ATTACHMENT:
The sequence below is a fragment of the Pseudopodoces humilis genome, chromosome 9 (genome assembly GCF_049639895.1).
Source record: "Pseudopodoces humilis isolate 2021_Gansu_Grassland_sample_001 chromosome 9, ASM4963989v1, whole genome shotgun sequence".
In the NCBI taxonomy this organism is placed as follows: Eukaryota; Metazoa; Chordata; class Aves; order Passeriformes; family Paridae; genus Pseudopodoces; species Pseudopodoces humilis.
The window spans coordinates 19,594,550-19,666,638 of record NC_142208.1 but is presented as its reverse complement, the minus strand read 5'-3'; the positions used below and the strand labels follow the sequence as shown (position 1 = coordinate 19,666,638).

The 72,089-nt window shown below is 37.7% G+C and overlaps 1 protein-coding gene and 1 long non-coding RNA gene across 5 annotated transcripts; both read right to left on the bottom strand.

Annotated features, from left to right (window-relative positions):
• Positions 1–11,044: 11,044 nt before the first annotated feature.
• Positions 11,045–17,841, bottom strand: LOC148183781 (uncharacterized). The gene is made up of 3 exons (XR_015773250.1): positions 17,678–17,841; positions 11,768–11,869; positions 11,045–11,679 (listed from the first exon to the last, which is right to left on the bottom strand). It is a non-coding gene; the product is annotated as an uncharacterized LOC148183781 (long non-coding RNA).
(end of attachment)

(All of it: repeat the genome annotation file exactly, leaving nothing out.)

The sequence below is a fragment of the Pseudopodoces humilis genome, chromosome 9 (genome assembly GCF_049639895.1).
Source record: "Pseudopodoces humilis isolate 2021_Gansu_Grassland_sample_001 chromosome 9, ASM4963989v1, whole genome shotgun sequence".
In the NCBI taxonomy this organism is placed as follows: Eukaryota; Metazoa; Chordata; class Aves; order Passeriformes; family Paridae; genus Pseudopodoces; species Pseudopodoces humilis.
The window spans coordinates 19,594,550-19,666,638 of record NC_142208.1 but is presented as its reverse complement, the minus strand read 5'-3'; the positions used below and the strand labels follow the sequence as shown (position 1 = coordinate 19,666,638).

The 72,089-nt window shown below is 37.7% G+C and overlaps 1 protein-coding gene and 1 long non-coding RNA gene across 5 annotated transcripts; both read right to left on the bottom strand.

Annotated features, from left to right (window-relative positions):
• Positions 1–11,044: 11,044 nt before the first annotated feature.
• Positions 11,045–17,841, bottom strand: LOC148183781 (uncharacterized). The gene is made up of 3 exons (XR_015773250.1): positions 17,678–17,841; positions 11,768–11,869; positions 11,045–11,679 (listed from the first exon to the last, which is right to left on the bottom strand). It is a non-coding gene; the product is annotated as an uncharacterized LOC148183781 (long non-coding RNA).